Even video games are reinvigorating the “choose your own adventure” format; just look at the success of TellTale Games’ lineup of (great) “choose your own” games.

Customization is the Key

I haven’t played a TellTale game since the first Walking Dead series they released (not for lack of want, let me tell you), but one thing I noticed in that first game, and especially the aforementioned “choose your own” books from the 80’s, is the lack of character customization. And for a tabletop roleplaying game, customization is everything!

My Pitch…

A solo game where you create a character and”play” through a series of adventures, “leveling up” certain skills along the way, as well as gaining new items to use (TellTale uses some of these concepts, but I’m going back to tabletop/fiction stuff now). And those items can have big repercussions for future decisions – “progress through <option A> only if you possess <device option B from the last chapter>.”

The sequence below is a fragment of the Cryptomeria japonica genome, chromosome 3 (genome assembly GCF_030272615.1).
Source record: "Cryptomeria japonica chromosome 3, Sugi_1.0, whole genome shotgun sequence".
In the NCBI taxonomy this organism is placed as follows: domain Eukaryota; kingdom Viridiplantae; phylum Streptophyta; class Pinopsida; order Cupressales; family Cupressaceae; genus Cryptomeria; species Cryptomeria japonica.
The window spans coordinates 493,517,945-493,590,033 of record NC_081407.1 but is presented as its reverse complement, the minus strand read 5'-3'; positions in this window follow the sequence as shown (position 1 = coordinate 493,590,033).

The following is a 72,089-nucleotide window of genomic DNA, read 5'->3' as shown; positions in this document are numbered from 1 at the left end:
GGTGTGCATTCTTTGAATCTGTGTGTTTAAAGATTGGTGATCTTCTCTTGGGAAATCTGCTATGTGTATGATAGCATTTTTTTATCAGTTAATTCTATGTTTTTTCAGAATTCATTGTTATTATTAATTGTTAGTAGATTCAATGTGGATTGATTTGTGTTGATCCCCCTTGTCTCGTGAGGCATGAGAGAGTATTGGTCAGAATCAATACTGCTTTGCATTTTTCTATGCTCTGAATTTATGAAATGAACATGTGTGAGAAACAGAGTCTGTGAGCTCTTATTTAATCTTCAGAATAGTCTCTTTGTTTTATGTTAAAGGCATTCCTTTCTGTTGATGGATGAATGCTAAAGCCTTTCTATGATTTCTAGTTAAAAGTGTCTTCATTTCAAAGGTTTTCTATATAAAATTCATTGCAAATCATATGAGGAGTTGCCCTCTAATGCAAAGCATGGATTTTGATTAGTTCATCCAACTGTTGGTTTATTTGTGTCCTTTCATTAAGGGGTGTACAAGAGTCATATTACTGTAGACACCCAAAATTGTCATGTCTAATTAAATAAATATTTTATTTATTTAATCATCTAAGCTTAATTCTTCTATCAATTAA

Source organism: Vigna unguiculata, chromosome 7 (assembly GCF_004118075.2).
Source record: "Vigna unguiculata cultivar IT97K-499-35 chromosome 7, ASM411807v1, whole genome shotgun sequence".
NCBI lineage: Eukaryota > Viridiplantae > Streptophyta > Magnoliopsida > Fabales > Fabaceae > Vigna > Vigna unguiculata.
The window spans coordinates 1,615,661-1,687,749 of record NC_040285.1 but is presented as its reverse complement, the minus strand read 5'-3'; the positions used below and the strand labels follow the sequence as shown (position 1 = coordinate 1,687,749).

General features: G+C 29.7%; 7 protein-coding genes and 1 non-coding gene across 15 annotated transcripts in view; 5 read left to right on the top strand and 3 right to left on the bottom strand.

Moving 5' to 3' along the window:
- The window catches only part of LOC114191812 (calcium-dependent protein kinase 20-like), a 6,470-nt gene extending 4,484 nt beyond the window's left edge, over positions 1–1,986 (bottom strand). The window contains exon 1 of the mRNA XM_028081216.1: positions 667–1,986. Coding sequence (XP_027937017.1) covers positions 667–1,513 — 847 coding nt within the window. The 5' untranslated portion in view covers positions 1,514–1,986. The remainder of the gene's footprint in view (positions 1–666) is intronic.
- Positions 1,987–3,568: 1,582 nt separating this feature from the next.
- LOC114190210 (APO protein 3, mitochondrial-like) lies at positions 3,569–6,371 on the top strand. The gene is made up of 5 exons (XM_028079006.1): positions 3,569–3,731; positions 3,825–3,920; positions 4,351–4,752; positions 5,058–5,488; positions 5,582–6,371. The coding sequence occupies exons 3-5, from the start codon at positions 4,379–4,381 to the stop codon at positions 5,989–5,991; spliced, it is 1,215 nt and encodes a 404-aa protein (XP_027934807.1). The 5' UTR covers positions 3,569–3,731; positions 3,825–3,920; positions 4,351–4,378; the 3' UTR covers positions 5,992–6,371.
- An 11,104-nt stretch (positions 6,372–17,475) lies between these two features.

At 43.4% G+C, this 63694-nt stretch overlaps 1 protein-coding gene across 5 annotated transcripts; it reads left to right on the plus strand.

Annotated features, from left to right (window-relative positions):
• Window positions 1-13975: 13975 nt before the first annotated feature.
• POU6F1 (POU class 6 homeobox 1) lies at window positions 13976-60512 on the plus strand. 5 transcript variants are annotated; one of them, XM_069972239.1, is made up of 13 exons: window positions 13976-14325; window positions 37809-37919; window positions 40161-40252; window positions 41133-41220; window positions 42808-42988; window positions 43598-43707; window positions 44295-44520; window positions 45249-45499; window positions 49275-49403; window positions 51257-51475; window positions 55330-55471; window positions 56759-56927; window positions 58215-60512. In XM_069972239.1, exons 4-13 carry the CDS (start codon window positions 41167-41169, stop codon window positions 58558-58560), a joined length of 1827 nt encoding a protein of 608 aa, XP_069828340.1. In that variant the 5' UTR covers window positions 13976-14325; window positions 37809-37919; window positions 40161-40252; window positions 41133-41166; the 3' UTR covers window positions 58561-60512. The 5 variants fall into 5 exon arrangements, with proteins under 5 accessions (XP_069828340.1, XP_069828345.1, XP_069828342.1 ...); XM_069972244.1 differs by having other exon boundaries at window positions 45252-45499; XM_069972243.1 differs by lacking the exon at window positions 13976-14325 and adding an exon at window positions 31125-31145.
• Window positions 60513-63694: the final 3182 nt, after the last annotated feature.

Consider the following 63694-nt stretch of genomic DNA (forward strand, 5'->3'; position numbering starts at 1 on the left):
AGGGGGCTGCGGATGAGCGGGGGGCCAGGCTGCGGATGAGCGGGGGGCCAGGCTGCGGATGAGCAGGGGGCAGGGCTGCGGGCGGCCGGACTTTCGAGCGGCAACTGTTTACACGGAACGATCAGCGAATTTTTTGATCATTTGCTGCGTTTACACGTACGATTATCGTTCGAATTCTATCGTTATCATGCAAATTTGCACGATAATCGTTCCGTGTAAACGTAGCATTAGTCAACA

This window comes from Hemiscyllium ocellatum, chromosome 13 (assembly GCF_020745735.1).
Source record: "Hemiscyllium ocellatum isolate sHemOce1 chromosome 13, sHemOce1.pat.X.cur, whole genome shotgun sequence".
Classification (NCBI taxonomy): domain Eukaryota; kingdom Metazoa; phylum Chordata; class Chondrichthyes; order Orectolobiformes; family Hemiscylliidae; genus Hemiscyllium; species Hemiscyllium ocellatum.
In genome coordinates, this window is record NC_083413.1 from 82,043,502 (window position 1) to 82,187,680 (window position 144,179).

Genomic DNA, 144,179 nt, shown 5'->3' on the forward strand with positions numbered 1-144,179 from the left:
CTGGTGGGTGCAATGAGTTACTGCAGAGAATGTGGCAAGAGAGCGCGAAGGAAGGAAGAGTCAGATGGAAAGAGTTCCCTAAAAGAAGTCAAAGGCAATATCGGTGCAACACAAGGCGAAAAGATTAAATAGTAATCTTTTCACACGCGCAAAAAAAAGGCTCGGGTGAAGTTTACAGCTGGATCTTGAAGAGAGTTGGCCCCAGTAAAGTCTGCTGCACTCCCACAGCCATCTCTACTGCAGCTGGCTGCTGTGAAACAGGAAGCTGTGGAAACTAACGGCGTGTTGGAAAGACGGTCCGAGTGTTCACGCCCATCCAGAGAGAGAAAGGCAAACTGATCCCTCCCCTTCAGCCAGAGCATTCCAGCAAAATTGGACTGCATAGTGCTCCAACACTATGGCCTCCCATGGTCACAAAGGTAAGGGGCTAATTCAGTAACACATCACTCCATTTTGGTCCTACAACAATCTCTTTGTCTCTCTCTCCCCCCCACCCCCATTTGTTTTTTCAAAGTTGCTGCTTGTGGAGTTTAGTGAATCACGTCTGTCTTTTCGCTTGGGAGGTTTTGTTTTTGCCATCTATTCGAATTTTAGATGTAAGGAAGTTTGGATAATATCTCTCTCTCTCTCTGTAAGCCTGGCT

That could be a fun exercise for a small DTRPG release next year (Siri, put it on the To Do list), but this is a digital age, we need…multiplayer solo gaming (that’s how you all play your MMOs anyway, amiright?). So we include a posting template on a web page that lets you plug in your choices. Then out comes your personalized story, to share with all of your friends on social media.

So, who’s ready to invest?

Flaws are Great and First Vlog Episode

Did you see my first Vlog post? It’s a follow up on the post I made here last week about letting perfect be the enemy of great. But I said something in it that I felt deserved its own post: “great things have flaws, and perfect things don’t exist.” And that’s so true. How many… Continue reading Flaws are Great and First Vlog Episode

Discipline for 2017

New Years is upon us, and that means resolutions. Most years, I wait until after Christmas to review the previous year and consider the trajectory of the next, but last night I found a six-year-old notebook. What was in it? Goals. But, more than that, goals that I have not yet achieved, still pursue, and shouldn’t take more than a season to reach. Talk about a lack of discipline.

And can you believe that the first line of the notebook said this: